New Travel Writer of the Year 2019 - longlist

03/01/2019 15:38

Written by Bradt Travel Guides

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The time has come to reveal the longlist for our New Travel Writer of the Year competition! The standard has been really high this year, and the judging panel had a tough time coming up with this list of 20 entries. You can read some thoughts from Janice Booth, preliminary judge and Bradt author, here

These 20 entries have successfully reached the final stage of judging, at which seven judges will (with great difficulty!) pick a shortlist of three, who will be invited to the awards ceremony in London in late February, at which the winner will be announced. Already they are carefully reading and re-reading the individual entries in preparation for their meeting next week, and there will certainly be heated discussion as entries and scores are compared and debated. The judges will then grade the 17 non-shortlisted entries as 'Highly Commended' and 'Commended' and they'll appear on the website as such. We've also added the names of a further ten or so entrants who didn't quite merit 'Commended' but whose entries still deserve a mention! The names of the entrants are withheld from the judges until all the judging has been completed, to preserve anonymity throughout, so the longlist below appears with no names, only the titles of entries.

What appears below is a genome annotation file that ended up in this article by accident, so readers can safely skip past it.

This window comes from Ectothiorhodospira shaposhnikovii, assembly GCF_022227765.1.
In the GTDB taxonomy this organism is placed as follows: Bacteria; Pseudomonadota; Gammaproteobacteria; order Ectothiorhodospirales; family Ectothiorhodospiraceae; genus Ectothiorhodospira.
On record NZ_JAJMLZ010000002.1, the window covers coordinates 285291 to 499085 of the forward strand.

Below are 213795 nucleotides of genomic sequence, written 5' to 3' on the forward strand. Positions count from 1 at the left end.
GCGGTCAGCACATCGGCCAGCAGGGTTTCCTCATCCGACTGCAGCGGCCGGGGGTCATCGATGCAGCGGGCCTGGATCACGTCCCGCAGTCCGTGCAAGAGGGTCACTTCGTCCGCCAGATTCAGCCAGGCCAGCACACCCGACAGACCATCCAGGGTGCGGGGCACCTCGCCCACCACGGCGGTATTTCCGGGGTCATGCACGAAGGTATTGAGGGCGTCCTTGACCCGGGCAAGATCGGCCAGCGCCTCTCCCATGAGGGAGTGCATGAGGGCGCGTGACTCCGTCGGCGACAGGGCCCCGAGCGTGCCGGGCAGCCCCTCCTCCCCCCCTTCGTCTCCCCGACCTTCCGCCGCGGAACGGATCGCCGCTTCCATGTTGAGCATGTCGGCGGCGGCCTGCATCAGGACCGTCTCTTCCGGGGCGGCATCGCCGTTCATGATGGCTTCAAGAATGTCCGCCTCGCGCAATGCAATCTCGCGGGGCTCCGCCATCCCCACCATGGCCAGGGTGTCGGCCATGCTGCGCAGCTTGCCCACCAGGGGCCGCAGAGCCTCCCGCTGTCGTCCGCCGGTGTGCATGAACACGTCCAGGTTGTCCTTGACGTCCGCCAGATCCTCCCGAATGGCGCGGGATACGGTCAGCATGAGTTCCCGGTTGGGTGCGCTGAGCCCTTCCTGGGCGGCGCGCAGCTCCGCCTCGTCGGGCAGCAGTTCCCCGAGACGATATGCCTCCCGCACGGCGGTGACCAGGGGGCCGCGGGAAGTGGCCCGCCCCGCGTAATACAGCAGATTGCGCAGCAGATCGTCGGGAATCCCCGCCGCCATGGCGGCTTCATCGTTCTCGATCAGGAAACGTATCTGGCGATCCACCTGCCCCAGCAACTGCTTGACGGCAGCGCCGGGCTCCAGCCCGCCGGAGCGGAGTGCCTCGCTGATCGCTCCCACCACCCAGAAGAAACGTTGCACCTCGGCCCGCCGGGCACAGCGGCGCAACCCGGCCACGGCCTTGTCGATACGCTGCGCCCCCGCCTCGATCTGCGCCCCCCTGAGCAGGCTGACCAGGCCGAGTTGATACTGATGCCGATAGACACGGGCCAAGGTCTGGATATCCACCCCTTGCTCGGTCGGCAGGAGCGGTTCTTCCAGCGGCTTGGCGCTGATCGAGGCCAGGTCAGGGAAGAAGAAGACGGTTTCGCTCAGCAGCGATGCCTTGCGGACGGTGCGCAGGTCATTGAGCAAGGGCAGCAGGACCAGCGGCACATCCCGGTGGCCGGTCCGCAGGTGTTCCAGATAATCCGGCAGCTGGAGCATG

Longlist


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These ten entrants didn't quite make it into the Long List but their entries all contained good writing that we felt deserved a mention, so congratulations to them as well.

  • The Trouble with Immortality
  • The African Sky
  • A Morning at the Opera
  • The Mermaid
  • Chorus by the Norfolk Seaside
  • The Will of Poseidon
  • California Dreaming
  • Por Alli - A Grandmother's Guidance
  • Deep Freeze in the Carpathians
 

So, what should we say to the entrants who haven't made it into the Long List? First of all, we have enjoyed reading all your entries. Many contained strong, vivid images and absorbing stories, and showed excellent travel-writing potential.

The most common reasons for not coming higher were either not incorporating the theme adequately or not shaping your entry well enough. The theme needs to be relevant to the whole of the story; and a carefully shaped piece should include a strong opening, a systematic general structure and a well-rounded ending. Some entries would have benefited from more vigorous polishing, while others didn't 'paint a picture' to show the reader their location. A few were too much like descriptions taken from a guidebook, and some entrants seemed not to have read the advice and examples of previous winning entries given on our website. But there were far more good entries than poor ones.

Remember that critiques are available and any aspiring travel-writer will find a fund of helpful advice and help in Jonathan Lorie's book The Travel Writers Way, available for preorder now


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 Edward Stanfords   



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